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The Biggest Mistake I Made (working with athletes)

Uncategorized Jan 07, 2021
 

On paper I was a lock. Former pro athlete, full time yoga teacher. How hard could it be? 

“Hey guys, I’m Annette. I used to play soccer and now I teach yoga. I’m just going to take you through an hour of stretching and breathing and then you’ll be on your way. Let’s start in Child’s pose.”  

I then watched these long, athletic, collegiate female bodies struggle onto the floor. Ankles wrapped in tape, and discomfort readily on display. A hand went up. “I tore my ACL twice and had reconstructive surgery on the other knee.” Um ok. “And my ankle won’t bend like that,” another said. “OK. Ok. Change of plans. Everyone just lay down,” I said. And on it went. 

Every scripted posture and flow went up in smoke. The class was awful because I made the one fatal mistake that took me years to truly figure out. Teaching athletes is NOT the same as teaching in a studio. I repeat. These are NOT the same thing. But I walked in ready to teach the sequence I had taught just days prior, expecting it to work.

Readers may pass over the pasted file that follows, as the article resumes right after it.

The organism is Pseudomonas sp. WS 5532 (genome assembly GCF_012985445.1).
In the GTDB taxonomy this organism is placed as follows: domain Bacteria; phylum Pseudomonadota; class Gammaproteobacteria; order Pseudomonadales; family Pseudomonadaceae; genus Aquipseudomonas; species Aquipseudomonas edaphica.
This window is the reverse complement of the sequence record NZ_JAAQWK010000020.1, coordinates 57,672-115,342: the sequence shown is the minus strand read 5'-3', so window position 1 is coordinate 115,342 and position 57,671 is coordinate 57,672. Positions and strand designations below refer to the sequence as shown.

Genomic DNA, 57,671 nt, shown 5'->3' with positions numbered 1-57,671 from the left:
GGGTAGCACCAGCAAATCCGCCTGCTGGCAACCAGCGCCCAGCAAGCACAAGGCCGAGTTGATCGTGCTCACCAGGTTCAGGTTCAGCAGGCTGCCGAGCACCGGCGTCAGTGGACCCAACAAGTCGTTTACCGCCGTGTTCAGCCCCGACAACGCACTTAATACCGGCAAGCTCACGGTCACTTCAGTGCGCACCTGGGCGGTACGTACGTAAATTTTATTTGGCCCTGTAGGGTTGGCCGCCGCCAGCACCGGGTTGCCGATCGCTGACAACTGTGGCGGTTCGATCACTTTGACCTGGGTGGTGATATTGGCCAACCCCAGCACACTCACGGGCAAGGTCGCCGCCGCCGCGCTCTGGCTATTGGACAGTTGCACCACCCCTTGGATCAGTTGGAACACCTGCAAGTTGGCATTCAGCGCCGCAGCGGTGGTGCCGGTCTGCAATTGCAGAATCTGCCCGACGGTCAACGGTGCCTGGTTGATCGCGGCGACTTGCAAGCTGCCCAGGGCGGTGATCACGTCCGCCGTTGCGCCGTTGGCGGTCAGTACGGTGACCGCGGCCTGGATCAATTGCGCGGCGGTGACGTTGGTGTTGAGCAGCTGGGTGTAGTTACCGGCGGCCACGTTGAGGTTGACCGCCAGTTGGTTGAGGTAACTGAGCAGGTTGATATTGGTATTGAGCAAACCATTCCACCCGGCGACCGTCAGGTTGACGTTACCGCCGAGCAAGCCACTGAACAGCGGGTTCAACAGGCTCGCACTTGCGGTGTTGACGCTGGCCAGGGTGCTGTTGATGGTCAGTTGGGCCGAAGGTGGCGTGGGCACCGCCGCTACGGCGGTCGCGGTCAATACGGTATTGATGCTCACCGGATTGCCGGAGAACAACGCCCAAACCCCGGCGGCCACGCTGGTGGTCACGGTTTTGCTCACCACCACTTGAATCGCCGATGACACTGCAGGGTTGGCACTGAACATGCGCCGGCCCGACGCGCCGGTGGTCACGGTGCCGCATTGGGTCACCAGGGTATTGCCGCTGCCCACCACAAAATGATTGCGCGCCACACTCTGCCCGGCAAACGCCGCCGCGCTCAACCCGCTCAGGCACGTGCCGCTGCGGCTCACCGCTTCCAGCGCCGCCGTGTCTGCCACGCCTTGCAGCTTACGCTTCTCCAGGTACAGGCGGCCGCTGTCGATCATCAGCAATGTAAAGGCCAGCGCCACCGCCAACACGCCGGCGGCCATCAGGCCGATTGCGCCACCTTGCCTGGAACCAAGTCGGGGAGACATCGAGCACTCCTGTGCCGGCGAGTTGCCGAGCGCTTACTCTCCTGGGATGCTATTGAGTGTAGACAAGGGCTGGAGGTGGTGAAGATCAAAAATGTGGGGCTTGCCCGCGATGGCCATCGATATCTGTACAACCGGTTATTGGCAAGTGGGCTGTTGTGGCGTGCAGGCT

To be honest, I thought about quitting right then and there. I was embarrassed and the girls looked like they hated every moment. It was torture. I literally saw each minute of the hour pass in slow motion. But I didn’t quit. Because let’s be honest, I never quit. It’s my superpower. I LOVE adversity. I LOVE proving people wrong. 

So I went back. 

The next class still sucked, but I made some tweaks (maybe we won’t do chatarungas for a while; what happens if they step back instead of stepping forwards?). I started to change the transitions and study their body language. Before you step in front of the next team, I implore you to watch and hear about my mistakes. Learn how I was able to redefine a practice in a way that was useful for the athlete body without butchering its legacy. Because at the end of the day, working with athletes is a privilege and a specialty all its own. 

What was something that hit home for you (either as an athlete or a teacher)? I’d love to hear your stories. Thanks for listening.

 

Until next time,

 

A

 

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